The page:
In the past few years there has been a huge structural change in how wine is delivered to those who drink it. The UK, for example, is the most important market for one of the world’s most enthusiastic wine exporters, Australia. In 2008, fewer than three in every 10 bottles of Australian wine on British shelves contained wine that had been shipped from Australia in bulk rather than in bottle. Four years later that figure was eight in every 10, and the total amount of wine shipped out of Australia in bulk overtook the volume exported in bottle.
Australia is far from the only country to ship substantial quantities of wine sloshing around in a tank inside a container rather than neatly sealed in bottles. Spain and Italy export far more wine in bulk than any non-European wine producer, and 65 per cent of all South African wine exports were bulk last year. (Chile is an enthusiastic exporter of bulk wine and earns the highest average price per litre for it.) According to the OIV, the global wine statistics-gatherer, the total volume of wine shipped around the world in bulk rose 61 per cent between 2005 and 2012 to represent more than 40 per cent of all exported wine.
That date, 2005, is significant. This was when Britain’s big retailers and food producers signed the Courtauld Commitment to reduce packaging waste, which dramatically increased the proportion of wine brought into the country unencumbered by heavy glass packaging. Those who study the back labels of supermarket wines would have noticed more and more British addresses, often heavily disguised or abbreviated, signifying a British wine bottler. (At that stage, corks were still used for basic wine, and those inserted into bottlenecks in Britain were easily identifiable by their numerical code and a “W”.)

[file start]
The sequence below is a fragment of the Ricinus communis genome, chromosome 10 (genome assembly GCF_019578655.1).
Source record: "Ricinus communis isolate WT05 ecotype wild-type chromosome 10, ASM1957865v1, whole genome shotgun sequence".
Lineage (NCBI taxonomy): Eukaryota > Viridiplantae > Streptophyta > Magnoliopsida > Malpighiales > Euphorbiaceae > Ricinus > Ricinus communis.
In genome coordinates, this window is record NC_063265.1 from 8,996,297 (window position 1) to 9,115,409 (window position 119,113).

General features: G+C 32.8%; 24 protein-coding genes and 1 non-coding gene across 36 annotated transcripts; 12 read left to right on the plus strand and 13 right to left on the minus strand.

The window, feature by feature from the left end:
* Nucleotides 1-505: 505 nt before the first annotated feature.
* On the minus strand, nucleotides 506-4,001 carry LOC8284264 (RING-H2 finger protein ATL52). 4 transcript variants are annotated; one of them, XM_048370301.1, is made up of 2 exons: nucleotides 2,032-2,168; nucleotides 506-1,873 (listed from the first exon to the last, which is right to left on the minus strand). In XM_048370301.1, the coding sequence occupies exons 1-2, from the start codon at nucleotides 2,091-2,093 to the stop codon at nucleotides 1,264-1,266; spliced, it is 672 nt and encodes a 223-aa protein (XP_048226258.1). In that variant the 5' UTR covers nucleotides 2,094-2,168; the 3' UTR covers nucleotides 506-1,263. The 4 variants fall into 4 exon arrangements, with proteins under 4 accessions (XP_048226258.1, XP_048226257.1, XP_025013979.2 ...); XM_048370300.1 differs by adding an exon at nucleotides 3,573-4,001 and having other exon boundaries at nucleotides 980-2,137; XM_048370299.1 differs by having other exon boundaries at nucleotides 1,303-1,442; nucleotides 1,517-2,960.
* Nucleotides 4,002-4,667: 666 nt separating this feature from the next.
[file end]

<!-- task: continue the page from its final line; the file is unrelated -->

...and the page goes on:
But what started out as a commitment to sustainability – a reduction of 42 per cent in carbon footprint is claimed by some – quickly became a drive by the UK supermarket giants to maintain margins. This was accentuated in 2008 when Alistair Darling, the then chancellor of the exchequer, introduced the sneaky “alcohol duty escalator” whereby wine duties are increased by 2 per cent above inflation each year without explicit notice in the annual Budget. Shipping their own-label branded wines in bulk shaved valuable pennies off the retailers’ costs and allowed them to stick to their price points, while driving ever harder bargains with their suppliers as duty rose. (The Wine & Spirit Association is mounting a campaign, Call Time on Duty, to have the duty escalator scrapped.)
The big beneficiary of this change in wine transport has been a hangar in Avonmouth in southwest England that is the size of 12 football pitches. It belongs to Accolade, the private-equity-owned company that swept up all the UK and Australian subsidiaries of Constellation when what was the world’s biggest wine company decided to concentrate on its original American sphere of influence. Hardys, Banrock Station and Kumala are some of Accolade’s better known brands. The new company bet that the switch to bulk shipping to the UK would continue and broke ground for Accolade Park in 2007. The first bottles rattled off the bottling lines in 2009 and they now fill 720,000 bottles a day. As well as bottling all but the poshest Accolade wines sold in the UK, and those sold in Scandinavia and UK holiday destinations in Spain, Accolade bottles all Morrison’s own-label wines and is steadily poaching the Tesco business from rival bottlers Kingsland of Manchester, which has started up its own wine-sourcing division. Another rival, IPL in Norfolk, is owned by Asda, whose scheme to concentrate on “three for £10” has just been abandoned. Sainsbury’s now uses the second-biggest UK bottler, Quinn Glass in Cheshire, which bottles a much wider range of drinks than Accolade.